Wednesday, 11 November 2009

Transition Burnt Oak? Why not!

In inverse proportion, it seems, as world leaders fail to act against catastrophic climate change, Transition Town mania is gripping the UK. I recently joined Transition Belsize - I can get there on the Northern Line. Tonight in the foyer of Kilburn's Tricycle Theatre I met some people well on their way to founding Transition Brent.

This movement began in the more likely setting of Totnes, Devon and is an increasingly global movement. You can find out more about Transition Towns (and villages/cities/forests/islands) here.

The basic idea is:
A Transition Initiative is a community... working together to look Peak Oil [the end of cheap oil] and Climate Change squarely in the eye and address this BIG question:

"for all those aspects of life that this community needs in order to sustain itself and thrive, how do we significantly increase resilience (to mitigate the effects of Peak Oil) and drastically reduce carbon emissions (to mitigate the effects of Climate Change)?"
For an idea of what a Transition Initiative does, take a look at Transition Belsize's meetup page.

You won't be surprised to learn that this is a very middle-class movement. This is a strength - it is well-resourced. But it raises the question of how far this movement can reach into the wider population, therefore, of how much effect it can have. Could there ever be a Transition Burnt Oak, for example? For it really to grow, I think this movement will have to address what environmentalists tend to call 'social justice issues' - what I call, class issues!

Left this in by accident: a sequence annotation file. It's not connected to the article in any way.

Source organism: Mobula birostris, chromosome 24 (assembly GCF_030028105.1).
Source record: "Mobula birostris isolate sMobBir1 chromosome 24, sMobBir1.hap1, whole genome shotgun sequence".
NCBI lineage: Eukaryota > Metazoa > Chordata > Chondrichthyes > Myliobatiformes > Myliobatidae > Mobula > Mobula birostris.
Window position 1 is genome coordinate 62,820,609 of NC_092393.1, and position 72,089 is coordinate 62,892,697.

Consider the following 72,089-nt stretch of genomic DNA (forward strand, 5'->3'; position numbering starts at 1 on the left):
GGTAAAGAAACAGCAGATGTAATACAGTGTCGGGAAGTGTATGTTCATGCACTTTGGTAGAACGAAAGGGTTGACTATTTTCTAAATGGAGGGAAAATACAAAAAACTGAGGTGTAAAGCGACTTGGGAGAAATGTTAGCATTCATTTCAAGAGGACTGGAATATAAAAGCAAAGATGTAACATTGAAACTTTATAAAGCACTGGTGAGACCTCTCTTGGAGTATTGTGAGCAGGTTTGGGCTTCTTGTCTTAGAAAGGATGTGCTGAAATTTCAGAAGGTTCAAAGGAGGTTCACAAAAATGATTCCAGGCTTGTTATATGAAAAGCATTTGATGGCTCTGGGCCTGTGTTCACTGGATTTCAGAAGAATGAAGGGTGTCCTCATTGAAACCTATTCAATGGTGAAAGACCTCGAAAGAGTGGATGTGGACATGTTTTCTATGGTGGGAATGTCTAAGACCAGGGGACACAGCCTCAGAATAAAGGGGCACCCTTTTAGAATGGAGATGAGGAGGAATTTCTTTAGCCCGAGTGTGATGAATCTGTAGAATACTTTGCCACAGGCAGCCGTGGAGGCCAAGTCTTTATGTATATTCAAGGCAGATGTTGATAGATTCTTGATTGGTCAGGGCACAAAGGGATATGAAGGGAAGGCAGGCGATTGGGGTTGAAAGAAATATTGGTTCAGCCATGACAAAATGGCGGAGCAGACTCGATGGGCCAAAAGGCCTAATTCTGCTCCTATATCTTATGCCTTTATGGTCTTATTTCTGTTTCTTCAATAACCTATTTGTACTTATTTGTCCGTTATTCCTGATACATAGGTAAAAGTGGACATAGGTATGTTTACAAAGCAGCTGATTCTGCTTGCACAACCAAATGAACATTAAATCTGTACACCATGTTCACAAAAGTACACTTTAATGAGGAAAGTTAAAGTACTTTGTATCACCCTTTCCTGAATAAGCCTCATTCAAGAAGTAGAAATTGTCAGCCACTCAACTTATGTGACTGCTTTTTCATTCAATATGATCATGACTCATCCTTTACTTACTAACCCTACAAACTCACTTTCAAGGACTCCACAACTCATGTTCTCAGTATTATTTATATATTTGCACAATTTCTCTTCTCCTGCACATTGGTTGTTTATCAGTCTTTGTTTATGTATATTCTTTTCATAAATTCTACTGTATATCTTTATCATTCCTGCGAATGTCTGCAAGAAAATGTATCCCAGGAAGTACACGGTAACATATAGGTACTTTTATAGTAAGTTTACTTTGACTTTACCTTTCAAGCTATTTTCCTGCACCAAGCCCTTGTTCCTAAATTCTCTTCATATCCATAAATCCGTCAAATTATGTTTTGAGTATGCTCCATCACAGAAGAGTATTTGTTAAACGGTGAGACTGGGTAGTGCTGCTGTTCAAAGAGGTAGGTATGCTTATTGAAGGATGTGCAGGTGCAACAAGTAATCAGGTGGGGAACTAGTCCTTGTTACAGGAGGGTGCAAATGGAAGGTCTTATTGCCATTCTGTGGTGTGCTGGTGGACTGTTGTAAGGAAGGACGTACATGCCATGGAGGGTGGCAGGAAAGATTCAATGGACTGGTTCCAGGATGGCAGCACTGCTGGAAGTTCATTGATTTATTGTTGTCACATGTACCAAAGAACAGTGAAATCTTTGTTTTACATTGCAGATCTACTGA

The main item of local news in Kent where I've been for a week is the government's decision not to build a new nuclear power station (they have two already!) at Dungeness, largely for environmental reasons: it's a special habitat for wildlife. Most of the local people are clamouring for a new nuclear power station to be built in the area because it will mean jobs. It's a topsy-turvy world, all right.

I am involved with a campaign called Workers' Climate Action. It champions the far from revolutionary idea that we need a "just" transition to a low-carbon economy. That is, a transition which recognises the fundamental fact that most people in this society need to work in order to live. Dismantling polluting industries should go hand in hand with creating new 'green' jobs, and ordinary working-class people should have control over the process.

Otherwise, it just isn't going to happen!

So maybe Burnt Oak is not ready to be a Transition Town just yet, but just maybe it is ready to be a Just Transition Town.

No comments: